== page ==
If ever there were dog days of summer, you’d find them in Washington, DC, a city founded in the middle of a swamp and full of hot pavement and sweaty tourists. This summer, I visited three future shops pushing through long humid days filled with installations and tangos with the city’s zoning permits office, moving closer to opening their doors. Slipstream Coffee, Compass Coffee and Vigilante Coffee are three new shops hoping to push this city’s burgeoning coffee scene even further.
While each shop will contribute something unique to DC’s current coffee scene, the three had some common ideals for their spaces congruent with a lot of recent conversations about the changing landscape of specialty coffee. Transparency, be it on the part of sourcing, roasting or preparing the coffee, is of primary importance for each, and shop layouts are designed with this priority in mind. Streamlining or enhancing the service model in some way was another topic that came up again and again—these embryonic shops embrace the idea that the last part of a seed to cup story is not the barista, but the person drinking what the barista prepares.
Whether or not there is an expected setting for a cafe, or an expected type of person to open a specialty coffee shop, the three buildouts I visited may ultimately push people to ask and redefine who and what DC coffee is, and where to find it. Read on to meet three shop owners who want to make coffee for the District, and soon.
On busy 14th street, in the Logan Circle neighborhood, Ryan Fleming has finally received the all-clear from DCRA and has begun his buildout process. Along with his wife Miranda, he is navigating the long days of renovations and installations as a first-time shop owner, and really, as a newcomer to the city and the specialty coffee scene at large.
I stepped through the flurry of drills and drop cloths of the future Slipstream Coffee on my way upstairs to a conference table in a gallery (they’ll share the building with design firm Fathom Creative) where he told me his story about how he came to coffee from a career in finance. Ryan previously worked in San Francisco, where the coffee scene resonated with him. “When that company’s office was closing, and I had a choice to relocate, I chose instead to recalibrate,” Ryan told me, “and tap back into that passion I felt growing up, helping my family run a business.”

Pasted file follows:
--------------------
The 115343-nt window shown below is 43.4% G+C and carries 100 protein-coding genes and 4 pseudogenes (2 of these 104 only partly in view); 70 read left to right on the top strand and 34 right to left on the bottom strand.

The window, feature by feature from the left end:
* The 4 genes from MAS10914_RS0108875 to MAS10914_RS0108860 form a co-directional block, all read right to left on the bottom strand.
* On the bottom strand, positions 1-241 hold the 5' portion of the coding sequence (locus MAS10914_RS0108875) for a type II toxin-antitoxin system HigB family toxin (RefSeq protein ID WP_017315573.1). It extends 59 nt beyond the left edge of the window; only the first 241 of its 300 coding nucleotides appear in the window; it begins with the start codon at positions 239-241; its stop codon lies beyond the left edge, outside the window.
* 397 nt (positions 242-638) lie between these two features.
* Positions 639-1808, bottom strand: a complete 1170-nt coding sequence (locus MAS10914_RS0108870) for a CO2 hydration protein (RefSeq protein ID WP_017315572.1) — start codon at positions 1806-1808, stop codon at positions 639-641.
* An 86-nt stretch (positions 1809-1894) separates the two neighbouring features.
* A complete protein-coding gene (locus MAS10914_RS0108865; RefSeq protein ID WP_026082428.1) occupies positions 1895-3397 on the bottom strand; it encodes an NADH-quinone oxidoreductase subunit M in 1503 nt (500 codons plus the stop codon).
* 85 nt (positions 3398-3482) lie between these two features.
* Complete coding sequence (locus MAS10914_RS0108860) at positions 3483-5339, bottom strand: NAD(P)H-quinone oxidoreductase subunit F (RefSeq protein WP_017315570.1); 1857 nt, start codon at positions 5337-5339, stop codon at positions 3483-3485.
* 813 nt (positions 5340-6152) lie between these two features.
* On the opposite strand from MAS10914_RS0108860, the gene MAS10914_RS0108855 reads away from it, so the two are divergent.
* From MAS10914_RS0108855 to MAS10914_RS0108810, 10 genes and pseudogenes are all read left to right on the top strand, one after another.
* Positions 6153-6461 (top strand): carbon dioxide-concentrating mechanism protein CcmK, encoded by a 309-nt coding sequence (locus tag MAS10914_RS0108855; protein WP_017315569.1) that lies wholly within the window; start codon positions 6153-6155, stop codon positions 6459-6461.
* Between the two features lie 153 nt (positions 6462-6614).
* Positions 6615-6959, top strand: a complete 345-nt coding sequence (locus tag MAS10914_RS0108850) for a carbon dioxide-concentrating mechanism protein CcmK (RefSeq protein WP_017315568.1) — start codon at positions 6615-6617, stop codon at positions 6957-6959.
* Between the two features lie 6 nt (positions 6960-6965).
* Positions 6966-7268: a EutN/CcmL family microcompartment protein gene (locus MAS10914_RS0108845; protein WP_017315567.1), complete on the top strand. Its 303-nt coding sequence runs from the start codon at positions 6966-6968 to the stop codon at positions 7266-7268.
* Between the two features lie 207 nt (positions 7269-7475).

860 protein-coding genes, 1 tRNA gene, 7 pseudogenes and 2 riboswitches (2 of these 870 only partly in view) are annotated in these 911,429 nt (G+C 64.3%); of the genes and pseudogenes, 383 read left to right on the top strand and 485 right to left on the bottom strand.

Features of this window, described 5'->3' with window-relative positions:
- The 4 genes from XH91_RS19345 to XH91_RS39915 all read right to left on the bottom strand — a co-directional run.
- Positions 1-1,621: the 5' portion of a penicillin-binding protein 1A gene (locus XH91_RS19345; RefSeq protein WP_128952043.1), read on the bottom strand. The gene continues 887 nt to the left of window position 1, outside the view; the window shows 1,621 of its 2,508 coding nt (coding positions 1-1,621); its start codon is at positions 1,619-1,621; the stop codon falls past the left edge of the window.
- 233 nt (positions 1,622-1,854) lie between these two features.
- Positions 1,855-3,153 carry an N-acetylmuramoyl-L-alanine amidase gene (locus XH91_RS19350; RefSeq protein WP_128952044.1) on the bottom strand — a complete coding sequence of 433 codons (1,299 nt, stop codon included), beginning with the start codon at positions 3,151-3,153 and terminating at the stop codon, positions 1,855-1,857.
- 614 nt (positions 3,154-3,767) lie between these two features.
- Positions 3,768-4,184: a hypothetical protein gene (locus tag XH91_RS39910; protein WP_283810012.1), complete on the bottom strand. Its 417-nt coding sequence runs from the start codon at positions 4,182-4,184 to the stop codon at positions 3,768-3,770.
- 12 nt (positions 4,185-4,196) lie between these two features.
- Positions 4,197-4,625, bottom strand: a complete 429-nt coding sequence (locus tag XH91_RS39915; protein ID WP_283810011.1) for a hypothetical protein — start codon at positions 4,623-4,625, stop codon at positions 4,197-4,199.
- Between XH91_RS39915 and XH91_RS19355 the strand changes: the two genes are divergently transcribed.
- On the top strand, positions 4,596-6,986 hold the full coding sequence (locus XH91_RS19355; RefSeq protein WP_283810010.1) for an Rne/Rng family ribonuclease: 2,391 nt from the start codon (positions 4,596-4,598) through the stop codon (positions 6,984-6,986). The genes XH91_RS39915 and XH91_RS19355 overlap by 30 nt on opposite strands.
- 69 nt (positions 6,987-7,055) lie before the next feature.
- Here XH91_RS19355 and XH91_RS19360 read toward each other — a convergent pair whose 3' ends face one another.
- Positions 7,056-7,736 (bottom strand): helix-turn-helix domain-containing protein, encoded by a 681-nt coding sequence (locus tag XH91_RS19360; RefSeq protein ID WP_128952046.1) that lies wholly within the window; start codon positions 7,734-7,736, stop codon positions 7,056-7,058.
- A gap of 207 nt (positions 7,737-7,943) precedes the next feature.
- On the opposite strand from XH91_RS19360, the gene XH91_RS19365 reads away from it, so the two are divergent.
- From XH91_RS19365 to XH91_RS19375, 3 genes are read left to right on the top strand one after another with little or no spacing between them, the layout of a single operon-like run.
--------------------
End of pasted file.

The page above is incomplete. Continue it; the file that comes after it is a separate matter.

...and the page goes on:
Ryan immersed himself in coffee knowledge, learning on his own and taking classes for about two years before finding a location in DC for Slipstream. “DC has this energy and curiosity for food and drink and craftsmanship that is perfect for how I want to serve,” he said. Ryan’s mission is to redefine people’s expectations of a coffee experience, past a line and a name on a cup handed across the counter. Slipstream will encourage guests to be guided to coffee choices by a barista; to take a moment and watch the process of beverages being created, to “acknowledge that coffee is a nuanced and complex beverage.” Ryan partnered with MadCap Coffee as his roaster and has plans for a coffee and cocktail setup that facilitates the customer seeing everything and interacting with their barista in an inviting “low resistance” setting that evokes the shop’s name. As a matter of philosophy, Ryan told me that at Slipstream, “Everything about the space should eliminate stress and tension and confusion in a coffee experience.”
A few minutes away in the Shaw neighborhood, two former marines welcome me warmly into a coffee shop and roastery that’s rapidly taking shape, soon to be widely known as Compass Coffee. I know Harrison Suarez and Michael Haft through local coffee events and MANE; the two DC locals have been talking coffee shop since publishing the eBook Perfect Coffee at Home last summer.